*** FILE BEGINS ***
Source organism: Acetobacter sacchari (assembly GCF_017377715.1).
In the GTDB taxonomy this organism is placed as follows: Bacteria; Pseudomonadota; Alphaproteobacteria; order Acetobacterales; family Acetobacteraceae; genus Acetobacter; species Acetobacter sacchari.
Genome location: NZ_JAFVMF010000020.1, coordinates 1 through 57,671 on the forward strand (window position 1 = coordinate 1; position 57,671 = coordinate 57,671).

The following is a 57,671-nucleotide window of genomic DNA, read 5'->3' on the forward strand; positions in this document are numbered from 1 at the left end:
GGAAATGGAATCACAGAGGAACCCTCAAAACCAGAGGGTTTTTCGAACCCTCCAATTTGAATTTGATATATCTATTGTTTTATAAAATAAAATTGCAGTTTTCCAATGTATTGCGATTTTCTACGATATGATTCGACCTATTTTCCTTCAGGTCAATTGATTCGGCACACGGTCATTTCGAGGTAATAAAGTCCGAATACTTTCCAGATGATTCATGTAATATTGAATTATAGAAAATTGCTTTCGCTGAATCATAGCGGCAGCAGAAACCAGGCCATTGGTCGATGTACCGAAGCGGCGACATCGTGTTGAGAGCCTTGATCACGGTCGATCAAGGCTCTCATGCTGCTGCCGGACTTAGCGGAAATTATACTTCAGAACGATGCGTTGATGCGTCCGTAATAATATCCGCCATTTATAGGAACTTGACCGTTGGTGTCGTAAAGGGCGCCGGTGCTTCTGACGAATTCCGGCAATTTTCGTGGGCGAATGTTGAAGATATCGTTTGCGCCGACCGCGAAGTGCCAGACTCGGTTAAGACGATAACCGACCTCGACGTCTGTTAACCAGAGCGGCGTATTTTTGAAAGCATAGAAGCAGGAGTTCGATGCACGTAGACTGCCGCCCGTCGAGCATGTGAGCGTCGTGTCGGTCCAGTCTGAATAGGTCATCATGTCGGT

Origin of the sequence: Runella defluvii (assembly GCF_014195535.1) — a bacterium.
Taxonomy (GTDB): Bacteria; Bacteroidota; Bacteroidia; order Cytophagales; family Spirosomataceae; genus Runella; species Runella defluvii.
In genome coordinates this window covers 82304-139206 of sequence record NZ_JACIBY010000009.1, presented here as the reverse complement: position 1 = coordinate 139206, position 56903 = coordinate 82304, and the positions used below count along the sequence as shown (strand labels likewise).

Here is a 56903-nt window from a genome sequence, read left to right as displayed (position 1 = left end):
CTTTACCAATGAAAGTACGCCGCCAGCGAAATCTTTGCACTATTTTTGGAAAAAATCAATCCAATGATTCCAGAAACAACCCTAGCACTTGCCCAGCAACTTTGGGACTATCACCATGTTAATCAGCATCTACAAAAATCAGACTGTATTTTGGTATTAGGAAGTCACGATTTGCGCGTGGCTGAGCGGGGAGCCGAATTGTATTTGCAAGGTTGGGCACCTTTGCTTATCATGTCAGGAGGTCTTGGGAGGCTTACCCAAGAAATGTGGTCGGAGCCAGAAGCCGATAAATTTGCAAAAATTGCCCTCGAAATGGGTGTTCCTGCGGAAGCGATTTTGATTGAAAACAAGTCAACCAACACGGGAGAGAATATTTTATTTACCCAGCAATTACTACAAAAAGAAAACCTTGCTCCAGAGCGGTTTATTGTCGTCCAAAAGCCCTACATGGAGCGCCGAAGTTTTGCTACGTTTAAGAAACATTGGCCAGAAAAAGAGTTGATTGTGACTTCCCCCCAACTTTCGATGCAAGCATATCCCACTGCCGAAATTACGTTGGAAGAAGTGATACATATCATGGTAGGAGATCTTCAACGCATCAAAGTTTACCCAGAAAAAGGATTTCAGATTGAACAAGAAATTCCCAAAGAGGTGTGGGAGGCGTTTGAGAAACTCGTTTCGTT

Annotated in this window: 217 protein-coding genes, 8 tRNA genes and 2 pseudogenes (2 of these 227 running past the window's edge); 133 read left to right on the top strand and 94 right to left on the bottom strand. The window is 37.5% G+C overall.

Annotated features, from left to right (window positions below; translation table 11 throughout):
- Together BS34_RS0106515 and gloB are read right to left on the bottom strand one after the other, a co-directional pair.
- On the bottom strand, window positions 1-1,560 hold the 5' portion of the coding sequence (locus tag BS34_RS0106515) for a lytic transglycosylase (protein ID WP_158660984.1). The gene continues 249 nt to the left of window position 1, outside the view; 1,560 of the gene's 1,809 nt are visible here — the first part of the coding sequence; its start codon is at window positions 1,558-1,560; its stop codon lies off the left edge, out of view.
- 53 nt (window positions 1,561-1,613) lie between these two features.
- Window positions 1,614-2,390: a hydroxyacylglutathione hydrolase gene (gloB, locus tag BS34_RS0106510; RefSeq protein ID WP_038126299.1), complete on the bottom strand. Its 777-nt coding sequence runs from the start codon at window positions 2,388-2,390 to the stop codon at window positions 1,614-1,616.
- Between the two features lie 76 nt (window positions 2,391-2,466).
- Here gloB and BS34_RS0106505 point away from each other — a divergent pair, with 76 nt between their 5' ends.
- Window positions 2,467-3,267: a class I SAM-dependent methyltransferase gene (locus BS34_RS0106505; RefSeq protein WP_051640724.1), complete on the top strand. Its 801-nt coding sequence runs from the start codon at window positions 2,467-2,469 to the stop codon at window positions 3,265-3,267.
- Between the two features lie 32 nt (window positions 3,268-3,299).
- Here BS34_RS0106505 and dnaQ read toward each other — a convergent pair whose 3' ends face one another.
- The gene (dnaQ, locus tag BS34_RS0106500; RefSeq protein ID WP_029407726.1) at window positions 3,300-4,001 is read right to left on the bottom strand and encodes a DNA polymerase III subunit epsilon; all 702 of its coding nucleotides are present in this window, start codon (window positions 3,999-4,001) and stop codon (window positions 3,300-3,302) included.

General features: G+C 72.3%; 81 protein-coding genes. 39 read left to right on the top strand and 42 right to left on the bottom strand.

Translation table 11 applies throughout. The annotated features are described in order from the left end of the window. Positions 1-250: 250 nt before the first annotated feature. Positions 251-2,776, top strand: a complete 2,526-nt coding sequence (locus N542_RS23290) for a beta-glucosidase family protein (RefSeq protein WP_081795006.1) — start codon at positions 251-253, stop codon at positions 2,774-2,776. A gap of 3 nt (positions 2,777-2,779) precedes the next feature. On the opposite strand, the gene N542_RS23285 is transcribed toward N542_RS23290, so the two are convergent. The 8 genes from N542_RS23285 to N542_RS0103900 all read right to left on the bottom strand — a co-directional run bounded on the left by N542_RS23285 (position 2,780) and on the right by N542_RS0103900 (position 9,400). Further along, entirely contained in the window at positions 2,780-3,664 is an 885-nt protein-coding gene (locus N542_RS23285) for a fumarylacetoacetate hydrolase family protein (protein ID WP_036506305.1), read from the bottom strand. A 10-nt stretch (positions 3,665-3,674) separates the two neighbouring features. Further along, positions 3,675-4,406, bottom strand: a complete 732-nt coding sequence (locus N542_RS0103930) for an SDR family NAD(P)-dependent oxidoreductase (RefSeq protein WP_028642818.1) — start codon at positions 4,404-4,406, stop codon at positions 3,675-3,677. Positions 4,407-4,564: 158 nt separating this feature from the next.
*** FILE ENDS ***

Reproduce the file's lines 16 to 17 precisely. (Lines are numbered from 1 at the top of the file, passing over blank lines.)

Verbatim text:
- Window positions 1,614-2,390: a hydroxyacylglutathione hydrolase gene (gloB, locus tag BS34_RS0106510; RefSeq protein ID WP_038126299.1), complete on the bottom strand. Its 777-nt coding sequence runs from the start codon at window positions 2,388-2,390 to the stop codon at window positions 1,614-1,616.
- Between the two features lie 76 nt (window positions 2,391-2,466).